The next test involved a large card with a simple contrasted picture either near the top or bottom of the page.  She would show it to Jesse to see where his eyes went before looking herself.  She said this kept her honest since she could judge his eyesight without first knowing where they should be going.
Jesse did good, but was quickly getting bored of this game.

We then moved on to some peripheral vision tests with some bright lights, which he did great at.  She also darkened the room and shined a light near his eyes to see if the brightness would bother him.  It didn't, which is good.

She then moved onto what you would think would be part of a normal eye exam.  She looked in his eyes at his retinas for discoloration, then she dilated his eyes and looked at his optic nerves and for any refractive error.  These were the same tests that Dr. Dimiceli did too but Dr. Orel-Bixler seemed just so much more at ease doing them.  She sang to him and just really kept him calm.  So much so that she was able to get a really good look at his eyes.

After all the testing we were able to come to a few conclusions.

He probably does not have leber's amaurosis (effects the retina) or achromatopsia (color blindness).  His optic nerves look great, so his nystagmus probably isn't caused by optic nerve hypoplasia (OHN - underdeveloped optic nerves) either.

That was all wonderful news to hear.

After looking at his eyes for a while, she's also probably ruling out ocular albinism, though we are still cautious about that as it is early to rule this out without doing an ERG, but more on that later.  He also has no refractive error, so at this point he doesn't need glasses.

Remember, decreased visual acuity caused by nystagmus cannot be fixed with glasses unless there is a refractive error.  There is some talk about using contact lenses to calm the eye from moving or glasses with prisms or negative lenses to also help the nystagmus, but that's not the same as trying to fix a refractive error, and from my understanding it's only helpful in certain cases.  For example, the negative lenses may help bring objects that are farther away seem closer so that it is easier for him to focus on them; convergence they call it.  But at this point it isn't something we are looking at because it's a bit too early to tell if they would help, especially since we haven't yet seen if he will develop a null point and where that might be.

Note - a null point is the point where the eyes will naturally gravitate toward where he can see best.  Often this is the point where the eyes are most calm and don't move as much.  It can result in severe head tilt depending where the null point is.  This is where surgery may really help.

The doctor also looked for signs of strabismus (lazy eye).  He doesn't appear to have this, however kids under 6 months old often have trouble coordinating their eyes, so eye misalignment is common at this age and makes it difficult to say for sure if strabismus is present.  She also ruled out any type of transillumination defects.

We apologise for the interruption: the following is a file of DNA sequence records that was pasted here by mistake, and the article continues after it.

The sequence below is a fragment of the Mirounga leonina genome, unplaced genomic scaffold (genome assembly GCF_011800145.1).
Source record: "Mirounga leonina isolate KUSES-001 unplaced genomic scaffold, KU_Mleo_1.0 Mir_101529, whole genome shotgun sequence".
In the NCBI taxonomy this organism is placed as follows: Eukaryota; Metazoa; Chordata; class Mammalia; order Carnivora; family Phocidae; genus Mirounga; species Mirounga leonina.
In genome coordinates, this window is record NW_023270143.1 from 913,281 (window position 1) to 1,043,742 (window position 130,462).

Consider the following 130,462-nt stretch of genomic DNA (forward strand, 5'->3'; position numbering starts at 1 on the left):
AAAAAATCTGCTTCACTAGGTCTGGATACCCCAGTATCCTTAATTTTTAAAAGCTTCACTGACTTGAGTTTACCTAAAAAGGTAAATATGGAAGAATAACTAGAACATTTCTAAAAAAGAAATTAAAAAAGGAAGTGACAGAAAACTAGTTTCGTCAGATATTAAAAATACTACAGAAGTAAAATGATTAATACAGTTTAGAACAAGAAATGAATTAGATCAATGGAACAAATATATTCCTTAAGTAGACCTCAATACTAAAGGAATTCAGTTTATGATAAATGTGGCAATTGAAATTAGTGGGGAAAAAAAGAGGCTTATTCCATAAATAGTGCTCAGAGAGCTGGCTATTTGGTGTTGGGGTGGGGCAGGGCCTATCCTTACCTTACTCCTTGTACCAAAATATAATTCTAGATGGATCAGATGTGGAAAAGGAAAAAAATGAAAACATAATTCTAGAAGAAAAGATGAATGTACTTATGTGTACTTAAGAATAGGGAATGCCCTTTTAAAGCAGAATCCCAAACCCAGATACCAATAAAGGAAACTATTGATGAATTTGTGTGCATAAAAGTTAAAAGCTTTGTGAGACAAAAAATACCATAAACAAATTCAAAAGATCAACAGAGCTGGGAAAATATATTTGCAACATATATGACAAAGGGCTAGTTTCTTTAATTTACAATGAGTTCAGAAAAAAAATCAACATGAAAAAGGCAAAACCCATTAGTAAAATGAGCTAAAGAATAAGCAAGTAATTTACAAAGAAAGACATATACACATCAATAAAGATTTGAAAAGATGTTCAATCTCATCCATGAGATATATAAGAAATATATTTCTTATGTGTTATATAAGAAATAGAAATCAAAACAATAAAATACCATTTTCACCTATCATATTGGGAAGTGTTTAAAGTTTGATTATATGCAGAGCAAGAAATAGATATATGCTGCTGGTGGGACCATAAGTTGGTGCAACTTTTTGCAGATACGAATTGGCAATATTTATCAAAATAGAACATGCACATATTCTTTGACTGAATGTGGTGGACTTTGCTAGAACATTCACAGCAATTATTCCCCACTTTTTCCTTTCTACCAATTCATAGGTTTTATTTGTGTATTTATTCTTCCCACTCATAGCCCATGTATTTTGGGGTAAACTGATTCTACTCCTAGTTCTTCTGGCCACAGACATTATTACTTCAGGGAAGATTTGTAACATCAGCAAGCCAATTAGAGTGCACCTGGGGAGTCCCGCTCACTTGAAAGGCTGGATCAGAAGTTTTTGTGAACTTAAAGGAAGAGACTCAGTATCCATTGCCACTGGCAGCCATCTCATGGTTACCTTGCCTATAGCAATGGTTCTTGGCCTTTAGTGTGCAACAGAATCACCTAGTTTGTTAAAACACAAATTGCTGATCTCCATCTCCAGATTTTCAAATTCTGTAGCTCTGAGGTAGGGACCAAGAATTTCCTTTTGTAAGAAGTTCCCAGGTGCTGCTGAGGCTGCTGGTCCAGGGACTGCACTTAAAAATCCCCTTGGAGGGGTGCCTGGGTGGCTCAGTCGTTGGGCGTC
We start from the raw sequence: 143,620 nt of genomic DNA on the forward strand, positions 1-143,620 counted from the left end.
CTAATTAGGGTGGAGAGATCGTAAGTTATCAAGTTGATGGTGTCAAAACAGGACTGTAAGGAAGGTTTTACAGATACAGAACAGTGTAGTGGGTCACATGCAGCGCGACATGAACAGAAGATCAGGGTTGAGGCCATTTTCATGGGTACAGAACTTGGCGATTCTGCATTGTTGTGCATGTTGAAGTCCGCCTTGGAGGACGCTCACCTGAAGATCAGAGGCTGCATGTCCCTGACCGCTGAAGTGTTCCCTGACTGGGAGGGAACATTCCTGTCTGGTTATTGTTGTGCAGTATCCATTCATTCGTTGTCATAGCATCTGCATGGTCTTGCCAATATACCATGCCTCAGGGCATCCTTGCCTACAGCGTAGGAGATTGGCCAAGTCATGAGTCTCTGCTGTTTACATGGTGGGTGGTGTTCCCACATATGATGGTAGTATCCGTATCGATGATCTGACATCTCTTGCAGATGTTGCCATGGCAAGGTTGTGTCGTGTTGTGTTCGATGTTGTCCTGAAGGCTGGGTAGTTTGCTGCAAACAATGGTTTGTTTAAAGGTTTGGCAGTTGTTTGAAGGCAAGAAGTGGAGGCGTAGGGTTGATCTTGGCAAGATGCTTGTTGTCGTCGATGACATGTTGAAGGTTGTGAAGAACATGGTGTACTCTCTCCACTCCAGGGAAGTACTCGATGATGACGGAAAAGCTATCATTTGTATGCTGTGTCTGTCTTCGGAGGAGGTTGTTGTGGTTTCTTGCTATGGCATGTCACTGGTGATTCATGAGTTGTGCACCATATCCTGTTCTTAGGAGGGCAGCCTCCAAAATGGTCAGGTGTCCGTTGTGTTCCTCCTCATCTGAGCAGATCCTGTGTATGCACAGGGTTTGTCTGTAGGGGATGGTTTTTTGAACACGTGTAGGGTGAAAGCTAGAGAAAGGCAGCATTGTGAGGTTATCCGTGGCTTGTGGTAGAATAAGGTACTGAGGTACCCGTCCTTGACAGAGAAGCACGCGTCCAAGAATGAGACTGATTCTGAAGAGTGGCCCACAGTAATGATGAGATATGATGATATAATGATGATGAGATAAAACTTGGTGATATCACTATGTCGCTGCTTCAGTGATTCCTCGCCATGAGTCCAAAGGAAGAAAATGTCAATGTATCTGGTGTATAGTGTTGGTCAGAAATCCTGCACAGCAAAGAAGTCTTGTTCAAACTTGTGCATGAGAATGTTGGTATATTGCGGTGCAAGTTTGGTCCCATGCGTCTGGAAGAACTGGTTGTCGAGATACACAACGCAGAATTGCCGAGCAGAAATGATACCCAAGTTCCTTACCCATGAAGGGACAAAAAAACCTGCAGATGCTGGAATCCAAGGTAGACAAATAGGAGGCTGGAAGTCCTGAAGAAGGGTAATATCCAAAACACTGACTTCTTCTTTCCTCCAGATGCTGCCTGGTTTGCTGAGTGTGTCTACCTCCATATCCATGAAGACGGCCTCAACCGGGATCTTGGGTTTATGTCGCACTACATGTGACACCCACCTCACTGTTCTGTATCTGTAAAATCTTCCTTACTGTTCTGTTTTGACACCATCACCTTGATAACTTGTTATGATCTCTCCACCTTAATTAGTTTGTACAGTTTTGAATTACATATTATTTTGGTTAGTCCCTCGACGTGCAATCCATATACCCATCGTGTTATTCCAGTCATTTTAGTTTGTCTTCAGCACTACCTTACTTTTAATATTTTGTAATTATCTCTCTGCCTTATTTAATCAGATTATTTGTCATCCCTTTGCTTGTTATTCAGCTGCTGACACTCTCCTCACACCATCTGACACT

So at this point it is most likely that Jesse has what they call congenital motor nystagmus - CN, also known as ISN (infantile nystagmus) with no real underlying condition.  His nystagmus is pendular in nature (side to side) and seems to travel less as objects get closer to his face with smaller faster movements when he tries to fixate on an object (fixation nystagmus).

If he has to have nystagmus, this diagnosis has the best chance for good vision.  We are hoping for something better than 20/50 but it's far too soon to tell.

Most likely he will have trouble with stereopsis or fine depth perception.  Things like concrete curbs or all beige stairs may give him trouble.  However, this is only one factor that aids us with depth perception and he has all the other depth perception indicators, so he should quickly learn to overcome this setback.

One test that we did not do today was an ERG or electroretinogram.  The ERG is a recording of the bioelectric potential of the eye.  This test could be done to fully rule out some of the conditions mentioned above, specifically issues with the retina's and optic nerves.  However there are some risks.  Should Jesse cooperate the test could go fine, but if he doesn't they would need to sedate him, and that always carries risks, especially at his age.  At this point we are on the fence and will probably spend the next few days/weeks talking it out before deciding if we want to get that test done now.  Having the information would definitely make us feel better, but at the same time it wouldn't change any course of treatment at this point, so it's a tough call, especially given the results from today's tests.